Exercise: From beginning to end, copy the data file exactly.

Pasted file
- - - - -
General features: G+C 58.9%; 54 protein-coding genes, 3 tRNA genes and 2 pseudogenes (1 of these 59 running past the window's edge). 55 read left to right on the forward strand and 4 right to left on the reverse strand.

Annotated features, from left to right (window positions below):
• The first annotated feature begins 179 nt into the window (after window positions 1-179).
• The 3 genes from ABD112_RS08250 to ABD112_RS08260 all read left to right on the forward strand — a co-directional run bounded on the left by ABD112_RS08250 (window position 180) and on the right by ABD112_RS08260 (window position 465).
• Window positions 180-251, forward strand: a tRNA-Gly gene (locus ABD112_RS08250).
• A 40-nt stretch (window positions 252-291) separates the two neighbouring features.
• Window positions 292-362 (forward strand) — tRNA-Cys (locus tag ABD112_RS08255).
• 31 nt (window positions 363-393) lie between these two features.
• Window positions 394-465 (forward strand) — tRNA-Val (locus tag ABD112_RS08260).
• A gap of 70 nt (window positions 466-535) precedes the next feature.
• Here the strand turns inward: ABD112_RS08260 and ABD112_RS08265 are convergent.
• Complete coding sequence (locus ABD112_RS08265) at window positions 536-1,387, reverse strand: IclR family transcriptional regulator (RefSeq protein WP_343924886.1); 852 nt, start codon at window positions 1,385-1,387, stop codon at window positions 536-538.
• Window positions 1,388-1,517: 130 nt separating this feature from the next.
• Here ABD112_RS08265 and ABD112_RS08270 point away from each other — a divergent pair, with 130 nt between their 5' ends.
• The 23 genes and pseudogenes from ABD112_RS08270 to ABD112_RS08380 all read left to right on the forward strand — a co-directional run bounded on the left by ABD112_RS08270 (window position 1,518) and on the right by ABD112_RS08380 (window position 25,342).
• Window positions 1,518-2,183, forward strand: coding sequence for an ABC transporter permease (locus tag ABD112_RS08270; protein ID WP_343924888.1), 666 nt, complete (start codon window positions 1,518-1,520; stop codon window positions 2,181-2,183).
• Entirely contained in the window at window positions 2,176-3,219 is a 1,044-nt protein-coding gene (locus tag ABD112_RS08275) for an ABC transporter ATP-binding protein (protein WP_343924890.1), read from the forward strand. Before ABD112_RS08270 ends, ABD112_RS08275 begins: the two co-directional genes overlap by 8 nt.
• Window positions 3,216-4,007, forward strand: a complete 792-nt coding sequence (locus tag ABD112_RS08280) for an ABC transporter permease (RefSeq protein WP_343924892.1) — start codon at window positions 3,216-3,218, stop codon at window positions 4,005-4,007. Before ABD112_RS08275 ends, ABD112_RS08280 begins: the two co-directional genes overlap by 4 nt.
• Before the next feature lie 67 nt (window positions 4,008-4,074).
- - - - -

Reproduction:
General features: G+C 58.9%; 54 protein-coding genes, 3 tRNA genes and 2 pseudogenes (1 of these 59 running past the window's edge). 55 read left to right on the forward strand and 4 right to left on the reverse strand.

Annotated features, from left to right (window positions below):
• The first annotated feature begins 179 nt into the window (after window positions 1-179).
• The 3 genes from ABD112_RS08250 to ABD112_RS08260 all read left to right on the forward strand — a co-directional run bounded on the left by ABD112_RS08250 (window position 180) and on the right by ABD112_RS08260 (window position 465).
• Window positions 180-251, forward strand: a tRNA-Gly gene (locus ABD112_RS08250).
• A 40-nt stretch (window positions 252-291) separates the two neighbouring features.
• Window positions 292-362 (forward strand) — tRNA-Cys (locus tag ABD112_RS08255).
• 31 nt (window positions 363-393) lie between these two features.
• Window positions 394-465 (forward strand) — tRNA-Val (locus tag ABD112_RS08260).
• A gap of 70 nt (window positions 466-535) precedes the next feature.
• Here the strand turns inward: ABD112_RS08260 and ABD112_RS08265 are convergent.
• Complete coding sequence (locus ABD112_RS08265) at window positions 536-1,387, reverse strand: IclR family transcriptional regulator (RefSeq protein WP_343924886.1); 852 nt, start codon at window positions 1,385-1,387, stop codon at window positions 536-538.
• Window positions 1,388-1,517: 130 nt separating this feature from the next.
• Here ABD112_RS08265 and ABD112_RS08270 point away from each other — a divergent pair, with 130 nt between their 5' ends.
• The 23 genes and pseudogenes from ABD112_RS08270 to ABD112_RS08380 all read left to right on the forward strand — a co-directional run bounded on the left by ABD112_RS08270 (window position 1,518) and on the right by ABD112_RS08380 (window position 25,342).
• Window positions 1,518-2,183, forward strand: coding sequence for an ABC transporter permease (locus tag ABD112_RS08270; protein ID WP_343924888.1), 666 nt, complete (start codon window positions 1,518-1,520; stop codon window positions 2,181-2,183).
• Entirely contained in the window at window positions 2,176-3,219 is a 1,044-nt protein-coding gene (locus tag ABD112_RS08275) for an ABC transporter ATP-binding protein (protein WP_343924890.1), read from the forward strand. Before ABD112_RS08270 ends, ABD112_RS08275 begins: the two co-directional genes overlap by 8 nt.
• Window positions 3,216-4,007, forward strand: a complete 792-nt coding sequence (locus tag ABD112_RS08280) for an ABC transporter permease (RefSeq protein WP_343924892.1) — start codon at window positions 3,216-3,218, stop codon at window positions 4,005-4,007. Before ABD112_RS08275 ends, ABD112_RS08280 begins: the two co-directional genes overlap by 4 nt.
• Before the next feature lie 67 nt (window positions 4,008-4,074).